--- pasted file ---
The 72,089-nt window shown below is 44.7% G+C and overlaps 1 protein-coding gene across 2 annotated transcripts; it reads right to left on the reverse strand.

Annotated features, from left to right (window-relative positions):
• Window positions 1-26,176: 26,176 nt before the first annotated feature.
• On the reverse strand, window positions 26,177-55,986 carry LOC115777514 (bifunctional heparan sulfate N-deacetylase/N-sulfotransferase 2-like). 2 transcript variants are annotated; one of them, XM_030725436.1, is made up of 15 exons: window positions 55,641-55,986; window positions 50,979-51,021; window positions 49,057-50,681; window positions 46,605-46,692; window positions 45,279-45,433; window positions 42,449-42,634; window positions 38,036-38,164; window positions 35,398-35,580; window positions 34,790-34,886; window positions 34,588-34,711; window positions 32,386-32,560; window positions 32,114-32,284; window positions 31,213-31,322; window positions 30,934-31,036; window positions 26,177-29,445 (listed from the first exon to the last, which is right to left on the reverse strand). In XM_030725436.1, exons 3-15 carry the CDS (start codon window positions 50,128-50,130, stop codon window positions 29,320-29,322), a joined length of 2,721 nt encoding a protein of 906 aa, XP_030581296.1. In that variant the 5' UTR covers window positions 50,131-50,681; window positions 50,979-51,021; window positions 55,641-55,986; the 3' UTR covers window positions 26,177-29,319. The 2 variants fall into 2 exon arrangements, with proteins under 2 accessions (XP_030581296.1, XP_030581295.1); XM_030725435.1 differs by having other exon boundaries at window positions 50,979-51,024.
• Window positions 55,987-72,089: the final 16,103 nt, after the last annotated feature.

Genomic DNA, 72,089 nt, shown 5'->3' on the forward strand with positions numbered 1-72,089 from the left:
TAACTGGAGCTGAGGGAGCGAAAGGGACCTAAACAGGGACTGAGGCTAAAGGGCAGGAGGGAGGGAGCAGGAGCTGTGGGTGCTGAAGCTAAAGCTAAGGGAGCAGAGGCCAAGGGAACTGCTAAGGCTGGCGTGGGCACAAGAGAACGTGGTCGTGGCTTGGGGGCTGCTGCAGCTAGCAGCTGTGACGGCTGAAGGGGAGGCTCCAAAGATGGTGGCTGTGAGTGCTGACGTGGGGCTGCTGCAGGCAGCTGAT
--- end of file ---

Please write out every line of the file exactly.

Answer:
The 72,089-nt window shown below is 44.7% G+C and overlaps 1 protein-coding gene across 2 annotated transcripts; it reads right to left on the reverse strand.

Annotated features, from left to right (window-relative positions):
• Window positions 1-26,176: 26,176 nt before the first annotated feature.
• On the reverse strand, window positions 26,177-55,986 carry LOC115777514 (bifunctional heparan sulfate N-deacetylase/N-sulfotransferase 2-like). 2 transcript variants are annotated; one of them, XM_030725436.1, is made up of 15 exons: window positions 55,641-55,986; window positions 50,979-51,021; window positions 49,057-50,681; window positions 46,605-46,692; window positions 45,279-45,433; window positions 42,449-42,634; window positions 38,036-38,164; window positions 35,398-35,580; window positions 34,790-34,886; window positions 34,588-34,711; window positions 32,386-32,560; window positions 32,114-32,284; window positions 31,213-31,322; window positions 30,934-31,036; window positions 26,177-29,445 (listed from the first exon to the last, which is right to left on the reverse strand). In XM_030725436.1, exons 3-15 carry the CDS (start codon window positions 50,128-50,130, stop codon window positions 29,320-29,322), a joined length of 2,721 nt encoding a protein of 906 aa, XP_030581296.1. In that variant the 5' UTR covers window positions 50,131-50,681; window positions 50,979-51,021; window positions 55,641-55,986; the 3' UTR covers window positions 26,177-29,319. The 2 variants fall into 2 exon arrangements, with proteins under 2 accessions (XP_030581296.1, XP_030581295.1); XM_030725435.1 differs by having other exon boundaries at window positions 50,979-51,024.
• Window positions 55,987-72,089: the final 16,103 nt, after the last annotated feature.

Genomic DNA, 72,089 nt, shown 5'->3' on the forward strand with positions numbered 1-72,089 from the left:
TAACTGGAGCTGAGGGAGCGAAAGGGACCTAAACAGGGACTGAGGCTAAAGGGCAGGAGGGAGGGAGCAGGAGCTGTGGGTGCTGAAGCTAAAGCTAAGGGAGCAGAGGCCAAGGGAACTGCTAAGGCTGGCGTGGGCACAAGAGAACGTGGTCGTGGCTTGGGGGCTGCTGCAGCTAGCAGCTGTGACGGCTGAAGGGGAGGCTCCAAAGATGGTGGCTGTGAGTGCTGACGTGGGGCTGCTGCAGGCAGCTGAT